Tobias on Bulls Cross
Tobias on Bulls Cross

So, why include such a marginal, resource hungry site as Bulls Cross in the NNR? Aren’t NNRs supposed to be the best of the best examples of habitats in the country? The simple answer to this is that, if we don’t take it on and manage it, who will? A site with no water, planning consent only for semi-permanent fencing that must be erected and dismantled within a week of the cattle arriving and departing, the high risk presented by the road, the large areas of bramble and recent secondary woodland requiring expensive or time-consuming clearance and the presence of invasive plants such as willowherb, hemp agrimony and non-native oxeye daisy, not to mention the numbers of blood-sucking, relentless clegs that dog your every move during the early summer! Surely it is the responsibility of a relatively well-resourced organisation such as Natural England to take on awkward sites such as Bulls Cross and restore them so that future generations know them not just as part of an endless woodland stretching unbroken across the Cotswold scarp but as the tiny and unique grassland haven that it has the potential to be, dotted with hundreds of wild flowers and bustling with myriad insects, mammals, reptiles and birds.

 
Less than a century ago, roughly 40% of the Cotswolds was covered in species-rich limestone grassland. Today that figure is more like 2% and allowing sites such as Bulls Cross to disappear beneath the trees will gradually decrease this percentage even further. Astonishingly Bulls Cross still supports much of the typical flora and fauna that is found on grassland commons 10 times its size. Duke of Burgundy butterflies still breed here in good numbers in the spring, glow worms and slow worms can still be found across the site, kestrels hunt overhead and hundreds of orchids including lesser butterfly, pyramidal, common spotted, twayblade and white helleborine can be found thriving beneath the rampant bracken and willowherb. Furthermore, Bulls Cross is a strategic stepping stone between other more significant limestone grassland sites such as Swift’s Hill, Sheepscombe and Juniper Hill, providing a crucial link in the network of such sites around the Painswick Valley.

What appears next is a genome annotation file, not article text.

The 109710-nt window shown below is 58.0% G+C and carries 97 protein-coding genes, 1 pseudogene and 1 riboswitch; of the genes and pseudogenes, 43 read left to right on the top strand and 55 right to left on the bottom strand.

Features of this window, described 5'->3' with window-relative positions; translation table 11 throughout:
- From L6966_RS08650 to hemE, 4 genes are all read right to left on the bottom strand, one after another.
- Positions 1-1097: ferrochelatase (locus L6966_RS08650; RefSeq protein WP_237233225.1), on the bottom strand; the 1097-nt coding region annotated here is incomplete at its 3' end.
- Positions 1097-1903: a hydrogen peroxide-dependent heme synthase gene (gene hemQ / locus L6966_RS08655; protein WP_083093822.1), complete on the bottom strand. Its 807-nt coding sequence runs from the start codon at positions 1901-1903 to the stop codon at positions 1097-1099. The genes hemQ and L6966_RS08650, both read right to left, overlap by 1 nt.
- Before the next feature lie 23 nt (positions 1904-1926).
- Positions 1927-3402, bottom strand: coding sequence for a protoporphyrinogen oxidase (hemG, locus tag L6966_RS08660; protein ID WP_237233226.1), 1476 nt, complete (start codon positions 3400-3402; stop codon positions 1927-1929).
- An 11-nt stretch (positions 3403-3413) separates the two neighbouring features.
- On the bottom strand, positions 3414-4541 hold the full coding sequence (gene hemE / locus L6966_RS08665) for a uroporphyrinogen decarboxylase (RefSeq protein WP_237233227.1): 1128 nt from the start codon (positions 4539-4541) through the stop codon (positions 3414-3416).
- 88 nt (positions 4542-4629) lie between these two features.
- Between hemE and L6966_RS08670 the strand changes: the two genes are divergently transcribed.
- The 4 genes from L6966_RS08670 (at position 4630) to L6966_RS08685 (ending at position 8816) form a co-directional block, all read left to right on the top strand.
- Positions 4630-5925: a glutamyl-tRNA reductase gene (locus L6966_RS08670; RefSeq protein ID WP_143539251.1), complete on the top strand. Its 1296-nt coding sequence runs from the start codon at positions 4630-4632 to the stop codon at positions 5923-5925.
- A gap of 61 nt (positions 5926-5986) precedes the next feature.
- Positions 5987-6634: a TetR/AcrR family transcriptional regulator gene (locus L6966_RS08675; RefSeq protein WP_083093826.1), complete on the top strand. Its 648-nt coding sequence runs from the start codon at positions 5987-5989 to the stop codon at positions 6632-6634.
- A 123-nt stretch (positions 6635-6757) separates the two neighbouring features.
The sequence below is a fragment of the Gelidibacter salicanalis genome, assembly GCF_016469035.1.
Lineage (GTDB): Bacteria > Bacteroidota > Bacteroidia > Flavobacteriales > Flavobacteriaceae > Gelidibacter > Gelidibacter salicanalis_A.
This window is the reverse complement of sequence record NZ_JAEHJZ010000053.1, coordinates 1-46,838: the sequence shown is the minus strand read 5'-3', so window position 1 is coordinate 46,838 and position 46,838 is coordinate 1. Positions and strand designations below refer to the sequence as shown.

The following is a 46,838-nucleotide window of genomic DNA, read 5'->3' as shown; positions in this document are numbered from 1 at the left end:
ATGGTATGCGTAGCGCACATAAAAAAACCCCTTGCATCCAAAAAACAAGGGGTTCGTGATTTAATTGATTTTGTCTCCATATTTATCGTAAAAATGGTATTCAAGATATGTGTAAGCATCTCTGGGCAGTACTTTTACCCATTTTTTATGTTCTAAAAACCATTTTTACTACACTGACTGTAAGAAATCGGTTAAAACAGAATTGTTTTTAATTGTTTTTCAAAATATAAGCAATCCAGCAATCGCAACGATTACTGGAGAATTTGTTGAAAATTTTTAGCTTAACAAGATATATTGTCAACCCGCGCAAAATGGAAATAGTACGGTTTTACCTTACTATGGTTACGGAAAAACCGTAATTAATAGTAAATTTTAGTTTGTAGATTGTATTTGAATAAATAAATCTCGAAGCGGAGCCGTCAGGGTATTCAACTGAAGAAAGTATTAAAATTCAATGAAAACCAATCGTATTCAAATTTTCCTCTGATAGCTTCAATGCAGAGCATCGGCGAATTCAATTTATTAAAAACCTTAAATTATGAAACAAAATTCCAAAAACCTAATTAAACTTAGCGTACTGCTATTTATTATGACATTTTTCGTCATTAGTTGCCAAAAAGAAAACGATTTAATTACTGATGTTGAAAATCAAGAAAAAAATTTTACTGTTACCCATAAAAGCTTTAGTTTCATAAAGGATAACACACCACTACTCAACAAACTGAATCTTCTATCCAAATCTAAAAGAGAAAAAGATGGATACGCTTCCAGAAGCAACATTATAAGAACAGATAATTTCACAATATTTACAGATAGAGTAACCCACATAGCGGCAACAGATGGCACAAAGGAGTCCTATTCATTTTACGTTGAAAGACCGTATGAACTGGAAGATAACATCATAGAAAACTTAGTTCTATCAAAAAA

It is also extremely unlikely that any other organisation would be willing or able to take on a site such as Bulls Cross. Surely it is the responsibility of an organisation such as Natural England to take on such sites and put the resources into them to restore them to as close to their former glory as it is possible to get, given that the alternative is to lose them forever.